Railroads vastly lowered the cost of moving people and goods over land.

Richard Trevithick invented the locomotive engine. However, he never quite created a fully functioning railroad: Trevithick’s locomotive was a literal circus act, pulling children around a track at a circus.

His core innovation was the idea of a high-pressure steam engine. Prior steam engines, invented by James Watt of Boulton & Watt, used atmospheric pressure. That is, the weight of air would compress the piston and steam would expand it. Trevithick’s high-pressure engine, on the other hand, worked like a modern engine, using the fuel to power the pistons to create thrust.

An early Trevithick engine blew up killing four men. An enraged Watt suggested that Trevithick should be hanged though it wasn’t clear if his anger was jealousy, at the high-pressure engine, fear of engines being shunned, or genuine moral outrage.

Furthermore, Trevithick lived nearby (some say he was neighbors with) Watt engineer James Murdoch. It is entirely possible that Murdch helped the illiterate Trevithick build his engine. Murdoch would have been prevented from doing so due to Watt’s distaste for high-pressure engines.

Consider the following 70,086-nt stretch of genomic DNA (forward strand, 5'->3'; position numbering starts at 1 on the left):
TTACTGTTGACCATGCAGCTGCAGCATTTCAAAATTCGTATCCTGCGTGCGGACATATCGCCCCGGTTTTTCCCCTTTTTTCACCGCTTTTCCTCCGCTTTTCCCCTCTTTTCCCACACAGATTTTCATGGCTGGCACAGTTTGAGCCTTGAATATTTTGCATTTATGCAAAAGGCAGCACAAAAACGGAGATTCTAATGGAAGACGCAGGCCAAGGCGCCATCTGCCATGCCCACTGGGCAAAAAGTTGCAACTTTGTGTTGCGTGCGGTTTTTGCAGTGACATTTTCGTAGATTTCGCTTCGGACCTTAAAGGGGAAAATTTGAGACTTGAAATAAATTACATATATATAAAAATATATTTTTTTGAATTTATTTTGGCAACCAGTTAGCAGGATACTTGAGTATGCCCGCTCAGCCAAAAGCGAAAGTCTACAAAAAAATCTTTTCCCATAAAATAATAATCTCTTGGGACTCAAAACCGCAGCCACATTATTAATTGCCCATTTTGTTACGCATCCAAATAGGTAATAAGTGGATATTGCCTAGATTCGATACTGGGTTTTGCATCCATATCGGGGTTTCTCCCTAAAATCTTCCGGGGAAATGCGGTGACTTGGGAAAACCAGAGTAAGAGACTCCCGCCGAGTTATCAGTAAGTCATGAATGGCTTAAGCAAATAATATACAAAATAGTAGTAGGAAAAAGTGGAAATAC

Whatever the reasons, Trevithick died poor, buried in an anonymous paupers grave despite the impact of his innovation to the world.

George Stephenson is generally created as the innovator of the first real railroad. To this day, standard gauge railroad tracks are referred to as “Stephenson gauge track.” Interestingly, Stephenson worked briefly with Trevithick in South America and purchase Trevithick, who was poor, a ticket back to England.

George Stephenson met and arguably built on Trevithick’s work but also engineered much of his own. The first real locomotive engine, called the Blucher, was capable of carrying 30 tons of coal at 40 miles an hour, an unheard of task at the time. Besides building engines, Stephenson also went on to build the infrastructure for them, including countless bridges still standing today.

His son, Robert, took over the business and became enormously wealthy, the first railroad barons. Father and son are buried in Holy Trinity Church, alongside England’s most influential people in history.